TWENTIETH CENTURY PLEASURES: Prose on Poetry by Robert Hass


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For the knowing reader who can scuff away a few mannerisms, poet Hass' essays--from a variety of literary journals--offer some of the most illuminating and strong contemporary-poetry thinking and writing to be found. True, it's the rare essay--whether about Lowell or rhythm or haiku or Rilke--that does not weave in some large personal anecdote and touchstone: Hass is a Californian, with a sort of residual touchy-feely Sixties nostalgia about politics and the family. His catholicity can come off as hedging, and border on ingratiation: ""I want to say some things against James Wright's poems, which I love."" Yet Hass does say things; very smart things most of the time, out of true feeling. About Wright, for instance: ""When he agrees to disagree with the puritan on his own terms, he gives away will, force, power, weight because they are bad American qualities and he settles for passivity and darkness."" He is adroit and shrewd on the achievements of Creeley and on James McMichaels' underappreciated For Good Things; a long essay on Milosz as a gnostic--and, procedurally, erotic--poet is a gem (though again marred by moony personalisms). In sum: vigorous and sincere work, if sometimes off-putting.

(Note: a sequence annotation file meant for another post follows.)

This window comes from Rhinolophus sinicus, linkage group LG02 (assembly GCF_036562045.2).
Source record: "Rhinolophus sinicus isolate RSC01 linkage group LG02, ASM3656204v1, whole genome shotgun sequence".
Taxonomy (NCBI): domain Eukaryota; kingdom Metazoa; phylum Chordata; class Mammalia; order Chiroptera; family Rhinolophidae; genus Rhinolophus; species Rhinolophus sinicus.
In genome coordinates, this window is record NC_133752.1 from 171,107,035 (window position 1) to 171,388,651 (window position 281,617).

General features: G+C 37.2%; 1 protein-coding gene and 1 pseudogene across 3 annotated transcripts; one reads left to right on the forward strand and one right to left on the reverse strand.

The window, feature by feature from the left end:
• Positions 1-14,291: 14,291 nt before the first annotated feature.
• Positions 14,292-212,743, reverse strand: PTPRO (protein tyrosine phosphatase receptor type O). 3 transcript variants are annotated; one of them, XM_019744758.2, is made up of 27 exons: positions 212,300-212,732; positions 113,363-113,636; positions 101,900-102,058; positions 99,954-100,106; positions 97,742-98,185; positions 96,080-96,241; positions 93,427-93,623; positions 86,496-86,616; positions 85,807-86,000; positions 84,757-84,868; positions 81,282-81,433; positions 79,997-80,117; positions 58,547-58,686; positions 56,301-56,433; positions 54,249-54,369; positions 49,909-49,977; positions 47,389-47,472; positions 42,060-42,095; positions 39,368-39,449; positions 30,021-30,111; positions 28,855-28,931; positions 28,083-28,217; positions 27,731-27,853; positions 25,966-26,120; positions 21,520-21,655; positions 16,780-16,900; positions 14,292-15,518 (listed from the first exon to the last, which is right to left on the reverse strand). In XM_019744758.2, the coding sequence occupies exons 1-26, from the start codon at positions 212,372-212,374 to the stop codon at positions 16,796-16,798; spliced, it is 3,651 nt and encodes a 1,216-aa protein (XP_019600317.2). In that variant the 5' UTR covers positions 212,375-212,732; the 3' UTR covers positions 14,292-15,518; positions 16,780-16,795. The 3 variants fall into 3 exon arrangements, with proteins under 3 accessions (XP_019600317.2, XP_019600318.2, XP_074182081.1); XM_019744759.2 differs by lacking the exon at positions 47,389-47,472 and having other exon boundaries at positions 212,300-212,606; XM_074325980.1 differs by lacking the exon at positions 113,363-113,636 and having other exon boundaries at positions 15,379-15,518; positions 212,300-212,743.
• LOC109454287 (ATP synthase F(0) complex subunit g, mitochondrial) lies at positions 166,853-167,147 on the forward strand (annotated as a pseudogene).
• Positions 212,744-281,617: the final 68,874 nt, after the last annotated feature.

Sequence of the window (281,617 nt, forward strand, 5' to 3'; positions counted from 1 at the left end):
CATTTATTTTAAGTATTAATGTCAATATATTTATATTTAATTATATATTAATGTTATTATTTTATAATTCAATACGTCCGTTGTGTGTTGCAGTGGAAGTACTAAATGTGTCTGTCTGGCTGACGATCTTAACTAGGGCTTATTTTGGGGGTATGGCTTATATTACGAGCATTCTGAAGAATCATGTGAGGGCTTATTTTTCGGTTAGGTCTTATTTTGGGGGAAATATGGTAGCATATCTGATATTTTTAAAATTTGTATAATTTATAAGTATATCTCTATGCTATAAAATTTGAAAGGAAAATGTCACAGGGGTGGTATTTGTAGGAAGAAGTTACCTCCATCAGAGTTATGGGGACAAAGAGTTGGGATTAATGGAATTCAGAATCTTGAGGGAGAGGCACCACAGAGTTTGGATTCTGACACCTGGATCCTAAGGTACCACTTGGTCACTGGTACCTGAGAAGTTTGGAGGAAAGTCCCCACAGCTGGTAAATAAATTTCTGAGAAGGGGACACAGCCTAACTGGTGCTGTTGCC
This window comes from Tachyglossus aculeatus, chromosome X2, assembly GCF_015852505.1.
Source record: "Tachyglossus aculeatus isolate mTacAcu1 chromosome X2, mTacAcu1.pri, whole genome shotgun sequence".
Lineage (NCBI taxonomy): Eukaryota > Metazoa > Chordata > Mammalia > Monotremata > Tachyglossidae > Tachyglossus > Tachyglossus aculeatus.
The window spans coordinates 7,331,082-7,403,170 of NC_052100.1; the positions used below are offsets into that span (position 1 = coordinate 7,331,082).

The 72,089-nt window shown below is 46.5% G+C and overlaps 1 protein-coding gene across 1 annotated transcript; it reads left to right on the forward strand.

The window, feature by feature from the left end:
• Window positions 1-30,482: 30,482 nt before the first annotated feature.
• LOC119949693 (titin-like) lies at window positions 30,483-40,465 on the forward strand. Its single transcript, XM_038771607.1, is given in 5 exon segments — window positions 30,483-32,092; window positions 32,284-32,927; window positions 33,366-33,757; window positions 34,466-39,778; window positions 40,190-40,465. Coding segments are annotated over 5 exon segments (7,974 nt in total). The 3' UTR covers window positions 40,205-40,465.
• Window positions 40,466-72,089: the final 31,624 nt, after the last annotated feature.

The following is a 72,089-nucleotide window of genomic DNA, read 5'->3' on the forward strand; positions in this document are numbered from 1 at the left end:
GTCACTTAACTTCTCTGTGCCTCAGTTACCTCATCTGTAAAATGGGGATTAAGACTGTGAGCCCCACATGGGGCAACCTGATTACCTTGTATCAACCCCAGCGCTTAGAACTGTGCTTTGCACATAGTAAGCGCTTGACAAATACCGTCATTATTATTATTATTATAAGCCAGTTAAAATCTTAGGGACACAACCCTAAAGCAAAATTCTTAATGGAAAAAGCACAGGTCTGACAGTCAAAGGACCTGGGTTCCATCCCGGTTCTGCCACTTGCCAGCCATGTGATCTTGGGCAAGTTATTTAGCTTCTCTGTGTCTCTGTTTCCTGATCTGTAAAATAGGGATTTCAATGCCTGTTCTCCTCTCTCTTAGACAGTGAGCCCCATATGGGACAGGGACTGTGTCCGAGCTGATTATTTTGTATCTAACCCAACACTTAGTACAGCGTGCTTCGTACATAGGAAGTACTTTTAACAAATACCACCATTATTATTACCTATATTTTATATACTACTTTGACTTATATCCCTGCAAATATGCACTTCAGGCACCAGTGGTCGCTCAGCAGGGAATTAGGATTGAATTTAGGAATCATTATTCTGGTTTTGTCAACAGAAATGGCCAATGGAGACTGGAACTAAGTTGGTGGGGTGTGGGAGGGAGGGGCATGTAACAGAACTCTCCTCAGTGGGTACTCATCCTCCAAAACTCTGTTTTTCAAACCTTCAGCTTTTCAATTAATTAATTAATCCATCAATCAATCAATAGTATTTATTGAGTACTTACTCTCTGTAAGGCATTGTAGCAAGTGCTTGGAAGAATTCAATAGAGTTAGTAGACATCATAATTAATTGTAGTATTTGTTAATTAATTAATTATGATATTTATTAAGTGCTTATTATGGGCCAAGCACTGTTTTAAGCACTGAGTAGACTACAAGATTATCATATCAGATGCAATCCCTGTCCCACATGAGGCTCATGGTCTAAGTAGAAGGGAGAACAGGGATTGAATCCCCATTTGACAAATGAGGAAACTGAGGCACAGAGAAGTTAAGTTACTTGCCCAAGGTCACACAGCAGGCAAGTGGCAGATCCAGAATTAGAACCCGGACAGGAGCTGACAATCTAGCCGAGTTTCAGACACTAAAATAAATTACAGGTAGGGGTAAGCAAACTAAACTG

Pub Date: April 9th, 1984
ISBN: 088001539X
Publisher: Ecco--dist. by Norton